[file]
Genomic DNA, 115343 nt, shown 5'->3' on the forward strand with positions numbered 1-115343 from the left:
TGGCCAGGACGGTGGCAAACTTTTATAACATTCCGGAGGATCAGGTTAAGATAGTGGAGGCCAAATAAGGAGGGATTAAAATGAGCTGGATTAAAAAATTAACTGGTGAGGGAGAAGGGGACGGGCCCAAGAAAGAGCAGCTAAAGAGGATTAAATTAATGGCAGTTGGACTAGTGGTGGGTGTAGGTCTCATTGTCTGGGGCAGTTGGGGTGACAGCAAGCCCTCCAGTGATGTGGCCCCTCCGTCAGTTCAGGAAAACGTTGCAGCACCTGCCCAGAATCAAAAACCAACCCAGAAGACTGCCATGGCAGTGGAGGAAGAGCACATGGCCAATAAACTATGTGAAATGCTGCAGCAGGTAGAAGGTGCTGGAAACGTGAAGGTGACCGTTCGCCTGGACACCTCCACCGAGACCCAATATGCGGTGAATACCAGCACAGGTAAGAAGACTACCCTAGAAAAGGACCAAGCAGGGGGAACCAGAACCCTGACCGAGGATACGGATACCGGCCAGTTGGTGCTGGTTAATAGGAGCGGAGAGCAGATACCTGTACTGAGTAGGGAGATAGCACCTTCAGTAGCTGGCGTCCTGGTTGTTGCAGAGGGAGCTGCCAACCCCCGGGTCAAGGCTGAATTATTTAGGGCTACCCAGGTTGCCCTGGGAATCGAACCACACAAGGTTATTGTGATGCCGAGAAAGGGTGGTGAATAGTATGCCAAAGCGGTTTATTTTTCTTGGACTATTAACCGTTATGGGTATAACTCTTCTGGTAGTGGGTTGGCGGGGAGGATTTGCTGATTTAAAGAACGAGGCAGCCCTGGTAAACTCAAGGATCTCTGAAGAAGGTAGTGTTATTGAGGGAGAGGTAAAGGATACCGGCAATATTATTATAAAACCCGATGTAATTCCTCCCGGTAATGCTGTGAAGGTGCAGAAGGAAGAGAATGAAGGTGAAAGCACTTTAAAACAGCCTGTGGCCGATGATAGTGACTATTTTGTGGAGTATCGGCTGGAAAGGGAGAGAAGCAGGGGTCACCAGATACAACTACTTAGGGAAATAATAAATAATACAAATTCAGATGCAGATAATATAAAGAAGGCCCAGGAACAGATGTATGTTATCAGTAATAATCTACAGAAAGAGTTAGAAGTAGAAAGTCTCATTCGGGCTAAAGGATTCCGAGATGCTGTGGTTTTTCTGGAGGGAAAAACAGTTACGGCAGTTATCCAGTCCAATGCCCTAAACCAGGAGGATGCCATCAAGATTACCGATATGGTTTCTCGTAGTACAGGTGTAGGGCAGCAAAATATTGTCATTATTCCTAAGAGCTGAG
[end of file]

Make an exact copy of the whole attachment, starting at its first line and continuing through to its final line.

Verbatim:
Genomic DNA, 115343 nt, shown 5'->3' on the forward strand with positions numbered 1-115343 from the left:
TGGCCAGGACGGTGGCAAACTTTTATAACATTCCGGAGGATCAGGTTAAGATAGTGGAGGCCAAATAAGGAGGGATTAAAATGAGCTGGATTAAAAAATTAACTGGTGAGGGAGAAGGGGACGGGCCCAAGAAAGAGCAGCTAAAGAGGATTAAATTAATGGCAGTTGGACTAGTGGTGGGTGTAGGTCTCATTGTCTGGGGCAGTTGGGGTGACAGCAAGCCCTCCAGTGATGTGGCCCCTCCGTCAGTTCAGGAAAACGTTGCAGCACCTGCCCAGAATCAAAAACCAACCCAGAAGACTGCCATGGCAGTGGAGGAAGAGCACATGGCCAATAAACTATGTGAAATGCTGCAGCAGGTAGAAGGTGCTGGAAACGTGAAGGTGACCGTTCGCCTGGACACCTCCACCGAGACCCAATATGCGGTGAATACCAGCACAGGTAAGAAGACTACCCTAGAAAAGGACCAAGCAGGGGGAACCAGAACCCTGACCGAGGATACGGATACCGGCCAGTTGGTGCTGGTTAATAGGAGCGGAGAGCAGATACCTGTACTGAGTAGGGAGATAGCACCTTCAGTAGCTGGCGTCCTGGTTGTTGCAGAGGGAGCTGCCAACCCCCGGGTCAAGGCTGAATTATTTAGGGCTACCCAGGTTGCCCTGGGAATCGAACCACACAAGGTTATTGTGATGCCGAGAAAGGGTGGTGAATAGTATGCCAAAGCGGTTTATTTTTCTTGGACTATTAACCGTTATGGGTATAACTCTTCTGGTAGTGGGTTGGCGGGGAGGATTTGCTGATTTAAAGAACGAGGCAGCCCTGGTAAACTCAAGGATCTCTGAAGAAGGTAGTGTTATTGAGGGAGAGGTAAAGGATACCGGCAATATTATTATAAAACCCGATGTAATTCCTCCCGGTAATGCTGTGAAGGTGCAGAAGGAAGAGAATGAAGGTGAAAGCACTTTAAAACAGCCTGTGGCCGATGATAGTGACTATTTTGTGGAGTATCGGCTGGAAAGGGAGAGAAGCAGGGGTCACCAGATACAACTACTTAGGGAAATAATAAATAATACAAATTCAGATGCAGATAATATAAAGAAGGCCCAGGAACAGATGTATGTTATCAGTAATAATCTACAGAAAGAGTTAGAAGTAGAAAGTCTCATTCGGGCTAAAGGATTCCGAGATGCTGTGGTTTTTCTGGAGGGAAAAACAGTTACGGCAGTTATCCAGTCCAATGCCCTAAACCAGGAGGATGCCATCAAGATTACCGATATGGTTTCTCGTAGTACAGGTGTAGGGCAGCAAAATATTGTCATTATTCCTAAGAGCTGAG